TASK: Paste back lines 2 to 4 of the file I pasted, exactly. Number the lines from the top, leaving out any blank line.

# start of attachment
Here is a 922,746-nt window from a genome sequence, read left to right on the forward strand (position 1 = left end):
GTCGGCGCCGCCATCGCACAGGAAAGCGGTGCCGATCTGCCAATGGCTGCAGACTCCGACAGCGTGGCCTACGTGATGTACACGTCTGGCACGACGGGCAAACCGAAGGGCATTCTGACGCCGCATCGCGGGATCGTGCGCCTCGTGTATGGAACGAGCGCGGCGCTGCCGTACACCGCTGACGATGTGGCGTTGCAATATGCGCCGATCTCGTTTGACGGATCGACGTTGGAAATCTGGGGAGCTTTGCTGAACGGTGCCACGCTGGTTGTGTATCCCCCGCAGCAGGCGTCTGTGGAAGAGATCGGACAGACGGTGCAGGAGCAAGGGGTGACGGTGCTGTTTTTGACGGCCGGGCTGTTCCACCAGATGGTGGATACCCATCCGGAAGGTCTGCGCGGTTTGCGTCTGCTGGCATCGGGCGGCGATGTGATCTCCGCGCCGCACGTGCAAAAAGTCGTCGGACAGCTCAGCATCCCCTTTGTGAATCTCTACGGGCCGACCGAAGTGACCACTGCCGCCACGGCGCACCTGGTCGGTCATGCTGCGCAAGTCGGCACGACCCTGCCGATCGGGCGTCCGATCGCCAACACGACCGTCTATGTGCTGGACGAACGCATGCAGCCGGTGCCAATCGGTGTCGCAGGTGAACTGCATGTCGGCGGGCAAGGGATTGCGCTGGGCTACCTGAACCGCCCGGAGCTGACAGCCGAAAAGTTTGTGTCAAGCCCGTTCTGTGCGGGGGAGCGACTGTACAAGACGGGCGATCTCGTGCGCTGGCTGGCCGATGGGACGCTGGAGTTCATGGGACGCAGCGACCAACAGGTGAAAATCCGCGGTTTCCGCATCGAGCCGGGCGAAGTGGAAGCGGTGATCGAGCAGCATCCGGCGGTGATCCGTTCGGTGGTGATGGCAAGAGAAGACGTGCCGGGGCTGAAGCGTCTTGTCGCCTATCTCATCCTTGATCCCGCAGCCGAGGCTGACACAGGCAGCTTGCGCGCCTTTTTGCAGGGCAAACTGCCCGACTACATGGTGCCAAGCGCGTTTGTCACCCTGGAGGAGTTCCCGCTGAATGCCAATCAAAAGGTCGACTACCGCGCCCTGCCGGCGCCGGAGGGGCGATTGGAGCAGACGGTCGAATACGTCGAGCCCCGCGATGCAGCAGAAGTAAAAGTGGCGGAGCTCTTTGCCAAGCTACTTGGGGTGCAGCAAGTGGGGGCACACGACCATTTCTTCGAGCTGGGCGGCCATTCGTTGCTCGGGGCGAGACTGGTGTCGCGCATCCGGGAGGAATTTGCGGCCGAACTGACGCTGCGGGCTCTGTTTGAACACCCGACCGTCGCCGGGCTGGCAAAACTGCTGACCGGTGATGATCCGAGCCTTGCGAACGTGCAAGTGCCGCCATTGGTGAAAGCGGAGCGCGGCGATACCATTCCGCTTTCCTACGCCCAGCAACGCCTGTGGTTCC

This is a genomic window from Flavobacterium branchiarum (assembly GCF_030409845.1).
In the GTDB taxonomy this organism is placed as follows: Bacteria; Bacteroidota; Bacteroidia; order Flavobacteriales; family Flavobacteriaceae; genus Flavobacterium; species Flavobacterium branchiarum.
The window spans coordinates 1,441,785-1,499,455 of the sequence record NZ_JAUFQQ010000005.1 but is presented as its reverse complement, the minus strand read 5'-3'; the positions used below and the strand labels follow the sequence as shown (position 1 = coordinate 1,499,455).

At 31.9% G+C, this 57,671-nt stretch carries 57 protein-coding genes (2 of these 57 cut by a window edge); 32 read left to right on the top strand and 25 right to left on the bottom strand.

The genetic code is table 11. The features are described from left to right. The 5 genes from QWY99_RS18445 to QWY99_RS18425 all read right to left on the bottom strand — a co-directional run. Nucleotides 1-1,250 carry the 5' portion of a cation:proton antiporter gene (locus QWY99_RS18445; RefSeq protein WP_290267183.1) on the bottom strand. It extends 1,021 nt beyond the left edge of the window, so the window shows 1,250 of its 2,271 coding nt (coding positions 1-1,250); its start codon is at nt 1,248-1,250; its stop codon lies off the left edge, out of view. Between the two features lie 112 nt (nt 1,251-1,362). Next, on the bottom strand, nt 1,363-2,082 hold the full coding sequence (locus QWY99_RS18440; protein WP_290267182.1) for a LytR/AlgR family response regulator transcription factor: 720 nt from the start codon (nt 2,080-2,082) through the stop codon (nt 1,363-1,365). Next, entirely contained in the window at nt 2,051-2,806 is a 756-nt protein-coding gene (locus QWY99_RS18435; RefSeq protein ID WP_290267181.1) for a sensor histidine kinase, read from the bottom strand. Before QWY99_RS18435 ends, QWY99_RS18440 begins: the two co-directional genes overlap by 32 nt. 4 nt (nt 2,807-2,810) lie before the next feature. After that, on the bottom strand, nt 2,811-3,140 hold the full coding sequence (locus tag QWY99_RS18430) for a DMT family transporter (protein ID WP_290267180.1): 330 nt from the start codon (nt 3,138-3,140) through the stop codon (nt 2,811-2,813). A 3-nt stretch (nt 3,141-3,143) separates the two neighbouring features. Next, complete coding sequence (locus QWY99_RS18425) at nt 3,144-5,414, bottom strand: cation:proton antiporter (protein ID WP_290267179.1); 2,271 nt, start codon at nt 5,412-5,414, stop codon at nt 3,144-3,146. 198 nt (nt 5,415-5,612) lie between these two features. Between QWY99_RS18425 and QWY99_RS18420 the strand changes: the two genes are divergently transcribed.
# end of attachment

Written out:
GTCGGCGCCGCCATCGCACAGGAAAGCGGTGCCGATCTGCCAATGGCTGCAGACTCCGACAGCGTGGCCTACGTGATGTACACGTCTGGCACGACGGGCAAACCGAAGGGCATTCTGACGCCGCATCGCGGGATCGTGCGCCTCGTGTATGGAACGAGCGCGGCGCTGCCGTACACCGCTGACGATGTGGCGTTGCAATATGCGCCGATCTCGTTTGACGGATCGACGTTGGAAATCTGGGGAGCTTTGCTGAACGGTGCCACGCTGGTTGTGTATCCCCCGCAGCAGGCGTCTGTGGAAGAGATCGGACAGACGGTGCAGGAGCAAGGGGTGACGGTGCTGTTTTTGACGGCCGGGCTGTTCCACCAGATGGTGGATACCCATCCGGAAGGTCTGCGCGGTTTGCGTCTGCTGGCATCGGGCGGCGATGTGATCTCCGCGCCGCACGTGCAAAAAGTCGTCGGACAGCTCAGCATCCCCTTTGTGAATCTCTACGGGCCGACCGAAGTGACCACTGCCGCCACGGCGCACCTGGTCGGTCATGCTGCGCAAGTCGGCACGACCCTGCCGATCGGGCGTCCGATCGCCAACACGACCGTCTATGTGCTGGACGAACGCATGCAGCCGGTGCCAATCGGTGTCGCAGGTGAACTGCATGTCGGCGGGCAAGGGATTGCGCTGGGCTACCTGAACCGCCCGGAGCTGACAGCCGAAAAGTTTGTGTCAAGCCCGTTCTGTGCGGGGGAGCGACTGTACAAGACGGGCGATCTCGTGCGCTGGCTGGCCGATGGGACGCTGGAGTTCATGGGACGCAGCGACCAACAGGTGAAAATCCGCGGTTTCCGCATCGAGCCGGGCGAAGTGGAAGCGGTGATCGAGCAGCATCCGGCGGTGATCCGTTCGGTGGTGATGGCAAGAGAAGACGTGCCGGGGCTGAAGCGTCTTGTCGCCTATCTCATCCTTGATCCCGCAGCCGAGGCTGACACAGGCAGCTTGCGCGCCTTTTTGCAGGGCAAACTGCCCGACTACATGGTGCCAAGCGCGTTTGTCACCCTGGAGGAGTTCCCGCTGAATGCCAATCAAAAGGTCGACTACCGCGCCCTGCCGGCGCCGGAGGGGCGATTGGAGCAGACGGTCGAATACGTCGAGCCCCGCGATGCAGCAGAAGTAAAAGTGGCGGAGCTCTTTGCCAAGCTACTTGGGGTGCAGCAAGTGGGGGCACACGACCATTTCTTCGAGCTGGGCGGCCATTCGTTGCTCGGGGCGAGACTGGTGTCGCGCATCCGGGAGGAATTTGCGGCCGAACTGACGCTGCGGGCTCTGTTTGAACACCCGACCGTCGCCGGGCTGGCAAAACTGCTGACCGGTGATGATCCGAGCCTTGCGAACGTGCAAGTGCCGCCATTGGTGAAAGCGGAGCGCGGCGATACCATTCCGCTTTCCTACGCCCAGCAACGCCTGTGGTTCC

This is a genomic window from Flavobacterium branchiarum (assembly GCF_030409845.1).
In the GTDB taxonomy this organism is placed as follows: Bacteria; Bacteroidota; Bacteroidia; order Flavobacteriales; family Flavobacteriaceae; genus Flavobacterium; species Flavobacterium branchiarum.